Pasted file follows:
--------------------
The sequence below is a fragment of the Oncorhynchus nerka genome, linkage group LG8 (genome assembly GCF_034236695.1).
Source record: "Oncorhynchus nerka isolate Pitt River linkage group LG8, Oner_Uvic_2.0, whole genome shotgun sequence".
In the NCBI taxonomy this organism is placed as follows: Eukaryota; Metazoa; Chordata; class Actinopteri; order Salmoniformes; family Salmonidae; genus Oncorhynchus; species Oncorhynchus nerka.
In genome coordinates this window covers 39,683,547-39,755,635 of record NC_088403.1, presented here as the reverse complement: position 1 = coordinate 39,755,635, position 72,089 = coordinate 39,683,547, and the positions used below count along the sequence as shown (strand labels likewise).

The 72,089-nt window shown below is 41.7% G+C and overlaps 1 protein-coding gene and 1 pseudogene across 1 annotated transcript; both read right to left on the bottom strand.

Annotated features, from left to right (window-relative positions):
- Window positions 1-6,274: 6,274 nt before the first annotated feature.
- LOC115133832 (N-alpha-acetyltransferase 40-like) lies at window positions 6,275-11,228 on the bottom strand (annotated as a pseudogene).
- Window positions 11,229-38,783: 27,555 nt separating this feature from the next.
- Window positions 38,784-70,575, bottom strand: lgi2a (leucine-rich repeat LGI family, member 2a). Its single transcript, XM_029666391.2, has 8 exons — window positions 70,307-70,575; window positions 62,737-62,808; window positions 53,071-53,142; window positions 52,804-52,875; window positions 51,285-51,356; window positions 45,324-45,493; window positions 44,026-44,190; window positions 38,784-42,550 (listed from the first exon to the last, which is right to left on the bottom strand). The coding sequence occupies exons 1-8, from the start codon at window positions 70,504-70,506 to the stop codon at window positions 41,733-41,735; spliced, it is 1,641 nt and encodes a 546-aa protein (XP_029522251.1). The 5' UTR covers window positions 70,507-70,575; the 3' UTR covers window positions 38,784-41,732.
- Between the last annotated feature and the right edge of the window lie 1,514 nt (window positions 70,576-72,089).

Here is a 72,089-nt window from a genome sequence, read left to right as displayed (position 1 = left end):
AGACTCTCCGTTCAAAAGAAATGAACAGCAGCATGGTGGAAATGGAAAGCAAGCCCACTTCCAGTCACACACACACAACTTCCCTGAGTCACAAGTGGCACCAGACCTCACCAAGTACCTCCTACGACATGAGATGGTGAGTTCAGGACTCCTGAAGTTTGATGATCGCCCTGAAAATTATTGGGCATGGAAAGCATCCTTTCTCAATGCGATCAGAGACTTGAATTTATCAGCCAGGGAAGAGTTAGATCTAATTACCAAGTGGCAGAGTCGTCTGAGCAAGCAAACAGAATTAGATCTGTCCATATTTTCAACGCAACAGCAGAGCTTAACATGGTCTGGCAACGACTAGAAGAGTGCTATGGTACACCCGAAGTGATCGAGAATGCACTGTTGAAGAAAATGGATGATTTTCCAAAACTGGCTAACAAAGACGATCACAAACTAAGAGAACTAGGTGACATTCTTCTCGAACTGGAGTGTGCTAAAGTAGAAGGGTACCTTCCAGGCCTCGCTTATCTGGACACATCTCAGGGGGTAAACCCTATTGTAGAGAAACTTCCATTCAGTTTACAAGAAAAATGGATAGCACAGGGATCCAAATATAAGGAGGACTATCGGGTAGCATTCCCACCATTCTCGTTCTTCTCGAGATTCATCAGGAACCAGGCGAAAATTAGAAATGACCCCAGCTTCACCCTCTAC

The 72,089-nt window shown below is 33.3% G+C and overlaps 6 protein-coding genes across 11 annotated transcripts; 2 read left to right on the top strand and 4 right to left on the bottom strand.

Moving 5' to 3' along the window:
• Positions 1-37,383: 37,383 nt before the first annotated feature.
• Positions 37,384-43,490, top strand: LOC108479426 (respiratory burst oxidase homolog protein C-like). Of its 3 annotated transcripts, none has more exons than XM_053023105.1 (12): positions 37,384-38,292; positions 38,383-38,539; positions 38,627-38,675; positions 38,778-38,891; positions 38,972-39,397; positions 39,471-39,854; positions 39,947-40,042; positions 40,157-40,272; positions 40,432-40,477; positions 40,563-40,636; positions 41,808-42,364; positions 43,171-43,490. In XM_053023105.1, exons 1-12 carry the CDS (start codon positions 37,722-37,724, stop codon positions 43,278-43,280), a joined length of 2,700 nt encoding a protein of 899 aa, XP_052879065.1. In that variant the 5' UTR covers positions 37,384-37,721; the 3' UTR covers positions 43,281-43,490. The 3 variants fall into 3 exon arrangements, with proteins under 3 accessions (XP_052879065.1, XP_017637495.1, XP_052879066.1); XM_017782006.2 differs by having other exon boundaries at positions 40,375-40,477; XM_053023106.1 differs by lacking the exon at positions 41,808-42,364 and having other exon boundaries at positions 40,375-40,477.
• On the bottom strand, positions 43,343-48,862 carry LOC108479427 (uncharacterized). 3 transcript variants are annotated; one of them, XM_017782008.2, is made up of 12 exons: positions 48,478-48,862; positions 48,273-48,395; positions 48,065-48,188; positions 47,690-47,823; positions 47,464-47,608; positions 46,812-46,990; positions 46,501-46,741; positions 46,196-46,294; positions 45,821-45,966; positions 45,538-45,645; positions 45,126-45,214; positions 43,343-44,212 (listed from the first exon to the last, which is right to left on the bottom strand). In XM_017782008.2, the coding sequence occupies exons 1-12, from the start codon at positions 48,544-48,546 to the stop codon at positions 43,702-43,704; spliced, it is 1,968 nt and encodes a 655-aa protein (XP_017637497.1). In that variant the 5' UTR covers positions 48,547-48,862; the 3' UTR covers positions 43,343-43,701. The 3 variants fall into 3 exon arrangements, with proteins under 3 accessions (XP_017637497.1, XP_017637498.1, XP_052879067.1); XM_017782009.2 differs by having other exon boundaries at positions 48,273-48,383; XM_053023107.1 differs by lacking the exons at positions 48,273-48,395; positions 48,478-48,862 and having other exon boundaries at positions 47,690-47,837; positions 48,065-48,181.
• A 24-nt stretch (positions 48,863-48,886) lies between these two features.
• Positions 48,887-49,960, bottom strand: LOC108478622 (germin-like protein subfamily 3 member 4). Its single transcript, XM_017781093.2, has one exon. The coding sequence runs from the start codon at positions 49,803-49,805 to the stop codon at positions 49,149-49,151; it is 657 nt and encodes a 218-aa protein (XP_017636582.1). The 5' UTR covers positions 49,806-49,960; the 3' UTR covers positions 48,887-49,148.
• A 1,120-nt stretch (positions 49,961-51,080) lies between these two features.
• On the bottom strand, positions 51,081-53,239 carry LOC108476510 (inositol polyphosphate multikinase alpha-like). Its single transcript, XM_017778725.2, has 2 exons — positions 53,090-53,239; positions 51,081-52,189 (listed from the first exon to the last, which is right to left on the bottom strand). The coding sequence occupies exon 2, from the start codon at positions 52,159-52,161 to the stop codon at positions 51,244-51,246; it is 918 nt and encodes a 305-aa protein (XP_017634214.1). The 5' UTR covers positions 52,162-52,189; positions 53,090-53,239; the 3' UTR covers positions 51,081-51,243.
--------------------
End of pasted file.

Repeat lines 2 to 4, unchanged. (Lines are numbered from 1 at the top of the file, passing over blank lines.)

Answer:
Source record: "Oncorhynchus nerka isolate Pitt River linkage group LG8, Oner_Uvic_2.0, whole genome shotgun sequence".
In the NCBI taxonomy this organism is placed as follows: Eukaryota; Metazoa; Chordata; class Actinopteri; order Salmoniformes; family Salmonidae; genus Oncorhynchus; species Oncorhynchus nerka.
In genome coordinates this window covers 39,683,547-39,755,635 of record NC_088403.1, presented here as the reverse complement: position 1 = coordinate 39,755,635, position 72,089 = coordinate 39,683,547, and the positions used below count along the sequence as shown (strand labels likewise).